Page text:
"That the ancients were very violent in their grief, tearing the hair and face, beating the breast, etc., is well known. Virgil represents the sister of Dido: — Unguibus ora — foedans, et pectora pugnis. AEn. iv. 672.” — Adam Clarke, in loco.} upon their faces, to trim the hair in certain steps or circles, and in their mourning to lacerate their flesh, or to disfigure it with marks. It is well known that the priests of Cybele 32 made gashes in their flesh with knives and razors, and covered themselves all over with wounds, for the sake of shewing their zeal. The same thing was also commonly practiced by others; inasmuch as the world is easily deceived by external ceremonies. But though this were a thing in itself indifferent, yet God would not allow His people to be at liberty to practice it, that, like children, they might learn from these slight rudiments, that they would not be acceptable with God, unless they were altogether different from uncircumcised foreigners, and as far as possible from following their examples; and especially that they should avoid all ceremonies whereby their religion was testified. For experience teaches how greatly the true worship of God is obscured by anything adscititious, and how easily foul superstitions creep in, when the comments of men are tacked on to the word of God. Doubtless that part, “Ye shall not make any cuttings in your flesh for the dead,” etc., might be expounded as a correction of immoderate grief; because we know how intemperately men set themselves against God when they give the reins to their sorrow; but since the object of the Gentiles was to pay what was due to the dead, and to celebrate their funeral obsequies 33 as a kind of propitiation, it is probable, and more suitable, that by the whole context those preposterous gestures are condemned, which were proofs of piety among the Gentiles, but which would have been defilements to the people of God.
The same thing appears more clearly from the passage in Deuteronomy, which next follows, wherein Moses condemns cutting themselves, and making themselves bald for the dead in connection with each other, as if they were one thing; and confirms the law by a general argument, that they might withdraw themselves from every pollution as the children of God; since they were chosen to be His peculiar people; as much as to say, that God’s grace would be altogether frustrated, if they did not differ at all from foreign nations. As to his saying that they were chosen out of all the nations, it does not a little illustrate the gratuitous mercy of God, wherewith He honored them alone, by calling them to the hope of eternal salvation, and passing by the Gentiles; for there was no nobility found in them, nor did they exceed others either in number or in any other superiority, on account of which He should prefer them to the whole world. But the design of Moses in magnifying the extraordinary goodness of God, was that they might the more abhor that impure cornmixture, which, by bringing them on a par with the Gentiles, degraded them from this high honor.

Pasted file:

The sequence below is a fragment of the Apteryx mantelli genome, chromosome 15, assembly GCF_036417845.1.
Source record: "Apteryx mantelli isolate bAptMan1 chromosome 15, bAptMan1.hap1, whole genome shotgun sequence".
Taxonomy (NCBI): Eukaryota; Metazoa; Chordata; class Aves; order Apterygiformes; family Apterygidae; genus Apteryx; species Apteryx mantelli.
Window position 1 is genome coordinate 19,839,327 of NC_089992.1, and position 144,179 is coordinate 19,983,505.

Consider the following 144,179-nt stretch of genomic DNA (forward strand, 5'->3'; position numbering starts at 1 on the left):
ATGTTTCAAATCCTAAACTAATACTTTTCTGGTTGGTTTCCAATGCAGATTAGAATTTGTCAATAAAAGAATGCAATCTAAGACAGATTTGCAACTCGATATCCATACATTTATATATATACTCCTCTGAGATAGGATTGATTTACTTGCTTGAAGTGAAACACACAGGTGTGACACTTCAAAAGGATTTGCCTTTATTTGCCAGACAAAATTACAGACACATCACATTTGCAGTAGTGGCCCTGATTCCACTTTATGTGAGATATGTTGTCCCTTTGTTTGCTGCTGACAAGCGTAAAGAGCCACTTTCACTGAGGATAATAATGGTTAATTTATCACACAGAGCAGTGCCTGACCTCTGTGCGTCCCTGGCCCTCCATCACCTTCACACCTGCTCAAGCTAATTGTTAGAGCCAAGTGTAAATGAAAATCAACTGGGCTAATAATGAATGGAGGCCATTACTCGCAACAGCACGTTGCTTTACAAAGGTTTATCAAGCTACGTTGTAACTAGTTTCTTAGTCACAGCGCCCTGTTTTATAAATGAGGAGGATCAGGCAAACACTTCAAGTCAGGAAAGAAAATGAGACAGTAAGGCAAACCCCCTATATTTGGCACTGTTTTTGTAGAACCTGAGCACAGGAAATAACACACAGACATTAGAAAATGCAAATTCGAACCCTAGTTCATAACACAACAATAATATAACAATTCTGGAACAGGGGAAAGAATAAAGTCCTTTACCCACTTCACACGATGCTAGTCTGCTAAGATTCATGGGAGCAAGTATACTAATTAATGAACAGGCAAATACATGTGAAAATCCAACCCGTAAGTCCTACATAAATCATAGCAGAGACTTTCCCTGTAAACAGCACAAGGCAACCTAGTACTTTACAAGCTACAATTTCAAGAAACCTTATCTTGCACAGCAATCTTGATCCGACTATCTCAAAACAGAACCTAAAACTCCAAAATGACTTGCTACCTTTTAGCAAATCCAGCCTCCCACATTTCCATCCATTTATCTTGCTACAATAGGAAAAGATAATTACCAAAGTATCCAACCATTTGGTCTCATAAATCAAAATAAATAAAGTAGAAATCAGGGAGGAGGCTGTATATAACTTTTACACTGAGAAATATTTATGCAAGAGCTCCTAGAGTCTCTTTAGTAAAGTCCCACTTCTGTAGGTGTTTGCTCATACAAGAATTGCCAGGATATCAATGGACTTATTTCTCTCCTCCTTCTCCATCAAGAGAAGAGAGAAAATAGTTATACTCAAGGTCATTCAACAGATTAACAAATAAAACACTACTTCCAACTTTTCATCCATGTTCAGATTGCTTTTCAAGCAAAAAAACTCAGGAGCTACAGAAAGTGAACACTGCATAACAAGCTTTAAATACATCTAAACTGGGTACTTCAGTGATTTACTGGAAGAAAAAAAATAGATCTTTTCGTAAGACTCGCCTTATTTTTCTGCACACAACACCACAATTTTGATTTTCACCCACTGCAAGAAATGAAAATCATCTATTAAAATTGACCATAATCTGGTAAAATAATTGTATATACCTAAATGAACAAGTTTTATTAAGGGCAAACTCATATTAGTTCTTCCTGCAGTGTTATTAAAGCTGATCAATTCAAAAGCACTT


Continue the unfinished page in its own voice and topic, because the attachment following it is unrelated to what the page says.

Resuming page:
“Most of the barbarous nations lately discovered have their faces, arms:, breasts, etc., curiously carved or tattooed, probably for superstitious purposes. Ancient writers abound with accounts of marks made on the faces, arms, etc., in honor of different idols; and to this the inspired penman alludes, (Rev. 13:16, Rev. 14:9, etc.), where false worshippers are represented as receiving in their hands, and in their forehead, the marks of the beast. These were called στίγματα among the Greeks, and to these St. Paul refers when he says, “I bear about in my body the marks (στίγματα) of the Lord Jesus.".(Ga 6:17
The authorities for this practice of the Galli, or Priests of Cybele, are too numerous to mention. The following extract from a curious description given by Apuleius, of the religious dance of her worshippers, may suffice: “Die sequenti variis coloribus indusiati, et deformiter quisque formarti, facie coenoso pigmento delita, et oculis obunctis graphice, prodeunt; mitellis, et crocotis, et carbasinis, et bombycinis injecti. Quidam tunicas albas, in modum lanciolarum quoquoversum fluente purpura depictas, cingulo subligati, pedes luteis induti calceis, Deamque serico contectam amiculo mihi gerendam imponunt: brachiisque suis humero tenus renudatis, attollentes immanes gladios ac secures, evantes exsiliunt, incitante tibiae cantu lymphaticum tripudium.
"Nec paucis pererratis casulis, ad quandam villam possessoris beati perveniunt, et ab ingressu primo statim absonis ululatibus constrepentes, fanatice pervolant. Diuque capite demisso, cervices lubricis intorquentes motibus, crinesque pendulos rotantes in circulum, et nonnunquam morsibus suos incursantes musculos, ad postremum ancipiti ferro, quod gerebant, sua quisque brachia dissecant.” — Metam. (lib. 8, Edit). (Bipont. 1. 184-185)
“Et user de satisfactions pour racheter leurs ames;” and to offer satisfactions for the redemption of their souls. — Fr.